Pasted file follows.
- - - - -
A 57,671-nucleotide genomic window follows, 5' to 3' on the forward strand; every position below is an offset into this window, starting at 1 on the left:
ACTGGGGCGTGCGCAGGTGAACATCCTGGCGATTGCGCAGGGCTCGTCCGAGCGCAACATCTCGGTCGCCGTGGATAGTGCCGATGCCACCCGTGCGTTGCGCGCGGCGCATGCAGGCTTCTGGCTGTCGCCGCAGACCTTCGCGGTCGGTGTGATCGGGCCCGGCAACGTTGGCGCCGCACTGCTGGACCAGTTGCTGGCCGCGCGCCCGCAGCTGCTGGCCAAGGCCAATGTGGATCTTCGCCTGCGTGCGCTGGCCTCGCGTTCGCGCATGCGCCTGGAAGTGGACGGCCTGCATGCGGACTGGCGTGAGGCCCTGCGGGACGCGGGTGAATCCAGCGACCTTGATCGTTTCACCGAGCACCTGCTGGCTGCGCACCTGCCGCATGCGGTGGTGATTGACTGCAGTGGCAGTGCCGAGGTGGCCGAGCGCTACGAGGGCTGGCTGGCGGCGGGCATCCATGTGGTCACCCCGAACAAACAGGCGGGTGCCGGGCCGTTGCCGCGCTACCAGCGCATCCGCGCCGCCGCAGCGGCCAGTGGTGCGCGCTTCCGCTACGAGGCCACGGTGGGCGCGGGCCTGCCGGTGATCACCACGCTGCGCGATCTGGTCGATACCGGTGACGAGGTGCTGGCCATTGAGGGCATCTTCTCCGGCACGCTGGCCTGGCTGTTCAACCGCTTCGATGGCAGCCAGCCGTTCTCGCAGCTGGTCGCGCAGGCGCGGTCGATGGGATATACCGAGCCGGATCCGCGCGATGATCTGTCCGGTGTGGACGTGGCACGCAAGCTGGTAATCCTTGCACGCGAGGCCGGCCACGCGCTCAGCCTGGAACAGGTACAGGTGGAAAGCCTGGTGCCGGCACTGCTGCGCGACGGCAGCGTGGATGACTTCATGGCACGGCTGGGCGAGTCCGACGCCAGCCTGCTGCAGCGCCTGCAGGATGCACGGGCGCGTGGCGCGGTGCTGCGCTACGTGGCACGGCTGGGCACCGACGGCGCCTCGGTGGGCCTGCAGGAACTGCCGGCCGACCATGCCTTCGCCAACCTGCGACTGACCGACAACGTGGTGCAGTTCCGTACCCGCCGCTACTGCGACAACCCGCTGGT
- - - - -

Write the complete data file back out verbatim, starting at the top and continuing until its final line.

A 57,671-nucleotide genomic window follows, 5' to 3' on the forward strand; every position below is an offset into this window, starting at 1 on the left:
ACTGGGGCGTGCGCAGGTGAACATCCTGGCGATTGCGCAGGGCTCGTCCGAGCGCAACATCTCGGTCGCCGTGGATAGTGCCGATGCCACCCGTGCGTTGCGCGCGGCGCATGCAGGCTTCTGGCTGTCGCCGCAGACCTTCGCGGTCGGTGTGATCGGGCCCGGCAACGTTGGCGCCGCACTGCTGGACCAGTTGCTGGCCGCGCGCCCGCAGCTGCTGGCCAAGGCCAATGTGGATCTTCGCCTGCGTGCGCTGGCCTCGCGTTCGCGCATGCGCCTGGAAGTGGACGGCCTGCATGCGGACTGGCGTGAGGCCCTGCGGGACGCGGGTGAATCCAGCGACCTTGATCGTTTCACCGAGCACCTGCTGGCTGCGCACCTGCCGCATGCGGTGGTGATTGACTGCAGTGGCAGTGCCGAGGTGGCCGAGCGCTACGAGGGCTGGCTGGCGGCGGGCATCCATGTGGTCACCCCGAACAAACAGGCGGGTGCCGGGCCGTTGCCGCGCTACCAGCGCATCCGCGCCGCCGCAGCGGCCAGTGGTGCGCGCTTCCGCTACGAGGCCACGGTGGGCGCGGGCCTGCCGGTGATCACCACGCTGCGCGATCTGGTCGATACCGGTGACGAGGTGCTGGCCATTGAGGGCATCTTCTCCGGCACGCTGGCCTGGCTGTTCAACCGCTTCGATGGCAGCCAGCCGTTCTCGCAGCTGGTCGCGCAGGCGCGGTCGATGGGATATACCGAGCCGGATCCGCGCGATGATCTGTCCGGTGTGGACGTGGCACGCAAGCTGGTAATCCTTGCACGCGAGGCCGGCCACGCGCTCAGCCTGGAACAGGTACAGGTGGAAAGCCTGGTGCCGGCACTGCTGCGCGACGGCAGCGTGGATGACTTCATGGCACGGCTGGGCGAGTCCGACGCCAGCCTGCTGCAGCGCCTGCAGGATGCACGGGCGCGTGGCGCGGTGCTGCGCTACGTGGCACGGCTGGGCACCGACGGCGCCTCGGTGGGCCTGCAGGAACTGCCGGCCGACCATGCCTTCGCCAACCTGCGACTGACCGACAACGTGGTGCAGTTCCGTACCCGCCGCTACTGCGACAACCCGCTGGT